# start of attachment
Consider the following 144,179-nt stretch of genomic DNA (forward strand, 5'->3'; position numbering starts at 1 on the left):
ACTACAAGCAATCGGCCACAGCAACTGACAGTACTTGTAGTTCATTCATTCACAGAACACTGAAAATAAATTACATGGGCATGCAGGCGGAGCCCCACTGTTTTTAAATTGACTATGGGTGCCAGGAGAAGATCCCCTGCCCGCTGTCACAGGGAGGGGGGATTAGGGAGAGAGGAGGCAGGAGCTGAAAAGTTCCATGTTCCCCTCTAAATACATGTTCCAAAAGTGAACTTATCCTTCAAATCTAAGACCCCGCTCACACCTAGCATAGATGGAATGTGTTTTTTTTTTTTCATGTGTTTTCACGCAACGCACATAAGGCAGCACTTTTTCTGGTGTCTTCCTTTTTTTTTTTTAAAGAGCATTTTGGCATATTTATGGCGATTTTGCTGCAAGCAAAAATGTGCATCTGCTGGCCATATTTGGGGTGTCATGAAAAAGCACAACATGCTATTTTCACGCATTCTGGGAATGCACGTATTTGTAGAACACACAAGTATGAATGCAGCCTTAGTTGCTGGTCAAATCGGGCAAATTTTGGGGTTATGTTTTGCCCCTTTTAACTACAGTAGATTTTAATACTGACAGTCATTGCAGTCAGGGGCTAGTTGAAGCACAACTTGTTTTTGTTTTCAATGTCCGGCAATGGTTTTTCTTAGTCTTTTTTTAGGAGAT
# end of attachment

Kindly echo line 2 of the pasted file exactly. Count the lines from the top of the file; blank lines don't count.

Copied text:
ACTACAAGCAATCGGCCACAGCAACTGACAGTACTTGTAGTTCATTCATTCACAGAACACTGAAAATAAATTACATGGGCATGCAGGCGGAGCCCCACTGTTTTTAAATTGACTATGGGTGCCAGGAGAAGATCCCCTGCCCGCTGTCACAGGGAGGGGGGATTAGGGAGAGAGGAGGCAGGAGCTGAAAAGTTCCATGTTCCCCTCTAAATACATGTTCCAAAAGTGAACTTATCCTTCAAATCTAAGACCCCGCTCACACCTAGCATAGATGGAATGTGTTTTTTTTTTTTCATGTGTTTTCACGCAACGCACATAAGGCAGCACTTTTTCTGGTGTCTTCCTTTTTTTTTTTTAAAGAGCATTTTGGCATATTTATGGCGATTTTGCTGCAAGCAAAAATGTGCATCTGCTGGCCATATTTGGGGTGTCATGAAAAAGCACAACATGCTATTTTCACGCATTCTGGGAATGCACGTATTTGTAGAACACACAAGTATGAATGCAGCCTTAGTTGCTGGTCAAATCGGGCAAATTTTGGGGTTATGTTTTGCCCCTTTTAACTACAGTAGATTTTAATACTGACAGTCATTGCAGTCAGGGGCTAGTTGAAGCACAACTTGTTTTTGTTTTCAATGTCCGGCAATGGTTTTTCTTAGTCTTTTTTTAGGAGAT